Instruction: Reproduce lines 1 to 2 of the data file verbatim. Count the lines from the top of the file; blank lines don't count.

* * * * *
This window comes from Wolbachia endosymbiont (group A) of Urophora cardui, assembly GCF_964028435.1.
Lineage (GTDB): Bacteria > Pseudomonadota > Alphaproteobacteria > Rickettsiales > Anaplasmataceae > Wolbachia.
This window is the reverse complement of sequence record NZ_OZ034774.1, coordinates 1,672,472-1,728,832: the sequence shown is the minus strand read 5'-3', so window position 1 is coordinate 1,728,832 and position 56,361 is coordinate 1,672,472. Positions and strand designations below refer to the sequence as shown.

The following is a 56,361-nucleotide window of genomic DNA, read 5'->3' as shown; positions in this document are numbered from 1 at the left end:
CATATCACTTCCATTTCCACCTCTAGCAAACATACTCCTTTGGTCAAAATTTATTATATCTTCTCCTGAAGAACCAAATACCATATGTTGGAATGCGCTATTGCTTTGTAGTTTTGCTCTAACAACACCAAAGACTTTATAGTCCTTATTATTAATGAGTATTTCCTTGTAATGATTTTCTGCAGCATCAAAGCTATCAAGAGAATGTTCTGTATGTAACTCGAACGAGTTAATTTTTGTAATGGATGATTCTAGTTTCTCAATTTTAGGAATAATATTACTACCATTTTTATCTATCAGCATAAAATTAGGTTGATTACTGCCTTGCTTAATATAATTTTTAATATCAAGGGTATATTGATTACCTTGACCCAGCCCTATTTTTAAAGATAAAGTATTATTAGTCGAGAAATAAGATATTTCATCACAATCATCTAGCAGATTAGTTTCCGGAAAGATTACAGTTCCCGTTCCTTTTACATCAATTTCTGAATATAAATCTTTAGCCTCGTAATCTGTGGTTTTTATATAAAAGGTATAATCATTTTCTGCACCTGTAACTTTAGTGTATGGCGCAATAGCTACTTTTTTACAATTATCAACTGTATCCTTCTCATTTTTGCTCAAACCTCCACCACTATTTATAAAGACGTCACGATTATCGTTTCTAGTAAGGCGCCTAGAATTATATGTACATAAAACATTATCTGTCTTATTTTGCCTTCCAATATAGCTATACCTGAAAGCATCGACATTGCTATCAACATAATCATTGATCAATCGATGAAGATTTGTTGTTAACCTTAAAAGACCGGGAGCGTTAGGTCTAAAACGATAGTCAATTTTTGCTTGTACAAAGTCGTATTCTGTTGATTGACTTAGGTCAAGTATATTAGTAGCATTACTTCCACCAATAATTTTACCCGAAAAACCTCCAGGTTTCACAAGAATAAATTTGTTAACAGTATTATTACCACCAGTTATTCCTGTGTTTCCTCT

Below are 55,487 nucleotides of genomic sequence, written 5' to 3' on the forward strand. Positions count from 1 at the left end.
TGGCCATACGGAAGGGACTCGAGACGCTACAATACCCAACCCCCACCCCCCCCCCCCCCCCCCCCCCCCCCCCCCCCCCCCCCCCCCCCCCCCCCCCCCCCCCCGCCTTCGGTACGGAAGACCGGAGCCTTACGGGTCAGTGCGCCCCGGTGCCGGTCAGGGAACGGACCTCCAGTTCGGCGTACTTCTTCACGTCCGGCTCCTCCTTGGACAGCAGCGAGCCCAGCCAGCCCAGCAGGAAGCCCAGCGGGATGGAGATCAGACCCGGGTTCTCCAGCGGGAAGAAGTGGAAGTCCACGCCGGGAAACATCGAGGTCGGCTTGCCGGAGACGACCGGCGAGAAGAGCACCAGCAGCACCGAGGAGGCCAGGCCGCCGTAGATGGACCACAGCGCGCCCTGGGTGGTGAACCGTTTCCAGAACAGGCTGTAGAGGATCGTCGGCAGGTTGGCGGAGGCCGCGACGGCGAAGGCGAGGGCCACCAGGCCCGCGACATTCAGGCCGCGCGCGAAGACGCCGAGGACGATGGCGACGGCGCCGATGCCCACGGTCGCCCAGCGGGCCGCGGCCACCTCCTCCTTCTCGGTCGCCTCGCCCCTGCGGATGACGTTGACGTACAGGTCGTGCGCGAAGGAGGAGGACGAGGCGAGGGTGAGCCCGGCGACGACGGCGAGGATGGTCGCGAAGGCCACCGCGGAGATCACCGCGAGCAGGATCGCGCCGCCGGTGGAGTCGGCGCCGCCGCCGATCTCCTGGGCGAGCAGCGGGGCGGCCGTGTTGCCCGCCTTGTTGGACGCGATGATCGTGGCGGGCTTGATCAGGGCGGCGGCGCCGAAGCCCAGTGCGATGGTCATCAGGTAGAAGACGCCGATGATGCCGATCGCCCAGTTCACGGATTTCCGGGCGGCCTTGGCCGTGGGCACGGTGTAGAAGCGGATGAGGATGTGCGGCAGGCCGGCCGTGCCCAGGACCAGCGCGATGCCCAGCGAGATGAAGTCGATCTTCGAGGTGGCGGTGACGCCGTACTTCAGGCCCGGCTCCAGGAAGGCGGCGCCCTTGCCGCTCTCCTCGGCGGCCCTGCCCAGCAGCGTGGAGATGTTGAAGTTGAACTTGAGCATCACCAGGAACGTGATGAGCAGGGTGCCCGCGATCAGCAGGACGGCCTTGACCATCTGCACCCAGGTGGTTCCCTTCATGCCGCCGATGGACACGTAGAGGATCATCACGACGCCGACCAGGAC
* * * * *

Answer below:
This window comes from Wolbachia endosymbiont (group A) of Urophora cardui, assembly GCF_964028435.1.
Lineage (GTDB): Bacteria > Pseudomonadota > Alphaproteobacteria > Rickettsiales > Anaplasmataceae > Wolbachia.